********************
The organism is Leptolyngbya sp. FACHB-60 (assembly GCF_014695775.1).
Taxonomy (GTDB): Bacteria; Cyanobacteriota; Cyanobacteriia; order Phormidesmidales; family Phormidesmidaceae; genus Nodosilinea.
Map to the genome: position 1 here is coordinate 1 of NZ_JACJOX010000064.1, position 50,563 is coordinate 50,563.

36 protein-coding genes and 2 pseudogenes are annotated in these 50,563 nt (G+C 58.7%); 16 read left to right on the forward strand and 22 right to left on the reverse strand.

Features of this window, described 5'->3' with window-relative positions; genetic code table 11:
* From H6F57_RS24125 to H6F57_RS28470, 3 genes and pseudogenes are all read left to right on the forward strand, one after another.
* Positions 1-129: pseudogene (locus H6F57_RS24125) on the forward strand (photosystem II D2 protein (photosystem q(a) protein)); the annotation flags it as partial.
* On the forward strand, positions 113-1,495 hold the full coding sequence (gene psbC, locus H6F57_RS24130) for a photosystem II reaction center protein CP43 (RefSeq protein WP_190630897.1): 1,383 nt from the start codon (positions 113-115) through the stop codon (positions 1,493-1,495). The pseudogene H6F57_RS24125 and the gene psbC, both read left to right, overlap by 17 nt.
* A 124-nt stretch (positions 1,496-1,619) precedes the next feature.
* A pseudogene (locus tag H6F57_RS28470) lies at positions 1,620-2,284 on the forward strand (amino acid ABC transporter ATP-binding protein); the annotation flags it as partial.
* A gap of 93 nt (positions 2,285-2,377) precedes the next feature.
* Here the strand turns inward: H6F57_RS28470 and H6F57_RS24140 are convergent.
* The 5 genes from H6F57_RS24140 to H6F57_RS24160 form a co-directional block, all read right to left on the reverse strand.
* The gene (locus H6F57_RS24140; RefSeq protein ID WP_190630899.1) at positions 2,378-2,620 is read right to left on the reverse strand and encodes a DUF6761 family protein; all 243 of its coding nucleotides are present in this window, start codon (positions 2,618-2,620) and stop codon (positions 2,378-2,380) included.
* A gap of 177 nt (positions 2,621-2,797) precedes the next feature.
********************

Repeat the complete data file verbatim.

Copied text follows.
The organism is Leptolyngbya sp. FACHB-60 (assembly GCF_014695775.1).
Taxonomy (GTDB): Bacteria; Cyanobacteriota; Cyanobacteriia; order Phormidesmidales; family Phormidesmidaceae; genus Nodosilinea.
Map to the genome: position 1 here is coordinate 1 of NZ_JACJOX010000064.1, position 50,563 is coordinate 50,563.

36 protein-coding genes and 2 pseudogenes are annotated in these 50,563 nt (G+C 58.7%); 16 read left to right on the forward strand and 22 right to left on the reverse strand.

Features of this window, described 5'->3' with window-relative positions; genetic code table 11:
* From H6F57_RS24125 to H6F57_RS28470, 3 genes and pseudogenes are all read left to right on the forward strand, one after another.
* Positions 1-129: pseudogene (locus H6F57_RS24125) on the forward strand (photosystem II D2 protein (photosystem q(a) protein)); the annotation flags it as partial.
* On the forward strand, positions 113-1,495 hold the full coding sequence (gene psbC, locus H6F57_RS24130) for a photosystem II reaction center protein CP43 (RefSeq protein WP_190630897.1): 1,383 nt from the start codon (positions 113-115) through the stop codon (positions 1,493-1,495). The pseudogene H6F57_RS24125 and the gene psbC, both read left to right, overlap by 17 nt.
* A 124-nt stretch (positions 1,496-1,619) precedes the next feature.
* A pseudogene (locus tag H6F57_RS28470) lies at positions 1,620-2,284 on the forward strand (amino acid ABC transporter ATP-binding protein); the annotation flags it as partial.
* A gap of 93 nt (positions 2,285-2,377) precedes the next feature.
* Here the strand turns inward: H6F57_RS28470 and H6F57_RS24140 are convergent.
* The 5 genes from H6F57_RS24140 to H6F57_RS24160 form a co-directional block, all read right to left on the reverse strand.
* The gene (locus H6F57_RS24140; RefSeq protein ID WP_190630899.1) at positions 2,378-2,620 is read right to left on the reverse strand and encodes a DUF6761 family protein; all 243 of its coding nucleotides are present in this window, start codon (positions 2,618-2,620) and stop codon (positions 2,378-2,380) included.
* A gap of 177 nt (positions 2,621-2,797) precedes the next feature.